“Three thousand hits is something that should stand for itself,” Carew said in Milwaukee. “For the last 18 1/2 years, I’ve been doing it. I feel I don’t have to explain it again.” No sooner were these words out of his mouth than there were people who wanted Carew to explain what he meant by that .

Quotes also were thrown back in his face on the next leg of the road trip, in Toronto. Carew had been asked about the possibility of reaching the 3,000-hit barrier soon, and happened to say: “As long as it isn’t in Canada.” He meant no slur to the nation, but one writer made it sound as though Carew had called Canada a bad place. He was booed by Blue Jay crowds for the rest of the series.

Moving along to Oakland, just before returning home, Carew was touchy enough on the subject of the press that he wondered what one guy meant when he referred to the player as “enigmatic.” Reggie Jackson assured his friend that there were worse things to be called.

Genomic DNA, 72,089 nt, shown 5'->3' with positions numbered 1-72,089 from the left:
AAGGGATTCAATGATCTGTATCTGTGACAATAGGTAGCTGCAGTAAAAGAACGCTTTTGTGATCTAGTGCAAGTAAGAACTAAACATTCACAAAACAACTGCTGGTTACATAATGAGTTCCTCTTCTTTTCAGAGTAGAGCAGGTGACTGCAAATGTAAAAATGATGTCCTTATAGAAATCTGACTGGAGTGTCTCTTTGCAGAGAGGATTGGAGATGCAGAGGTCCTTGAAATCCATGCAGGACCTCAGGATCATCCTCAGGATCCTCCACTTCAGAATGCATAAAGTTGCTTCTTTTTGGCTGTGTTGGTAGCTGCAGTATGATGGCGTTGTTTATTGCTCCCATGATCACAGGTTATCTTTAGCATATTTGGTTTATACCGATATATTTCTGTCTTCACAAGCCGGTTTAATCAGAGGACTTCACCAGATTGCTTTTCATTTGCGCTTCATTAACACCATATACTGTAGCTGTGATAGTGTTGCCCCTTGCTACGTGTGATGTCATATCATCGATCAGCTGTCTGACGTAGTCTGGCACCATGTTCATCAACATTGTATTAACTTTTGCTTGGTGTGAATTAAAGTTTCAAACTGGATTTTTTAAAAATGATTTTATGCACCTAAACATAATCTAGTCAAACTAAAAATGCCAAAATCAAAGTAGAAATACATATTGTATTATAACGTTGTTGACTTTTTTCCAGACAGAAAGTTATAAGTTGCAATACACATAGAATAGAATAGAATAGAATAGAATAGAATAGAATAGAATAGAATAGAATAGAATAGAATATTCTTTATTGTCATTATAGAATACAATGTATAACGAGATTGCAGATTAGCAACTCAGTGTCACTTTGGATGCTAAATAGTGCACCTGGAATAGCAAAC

Carew wanted to hit, not talk. He was Mauch’s leadoff man Saturday night, ostensibly giving him more opportunities to come to the plate. He wore the “Pushing 40 . . . " shirt beneath his jersey.

First time up, Carew lined one that Minnesota center fielder Kirby Puckett misjudged. Puckett pirouetted and retreated before making the catch. In the fourth inning, Carew hit one only half as well, breaking his bat, but broke up Bert Blyleven’s no-hitter, his pop-up dropping in short left field for hit No. 2,999.

The fans were on their feet when Carew came up in the sixth. Blyleven mixed his pitches--curve, curve, change, fastball--before Carew took the 2-and-2 pitch into short left. Shortstop Ron Washington ran hard, spun and caught it over his shoulder.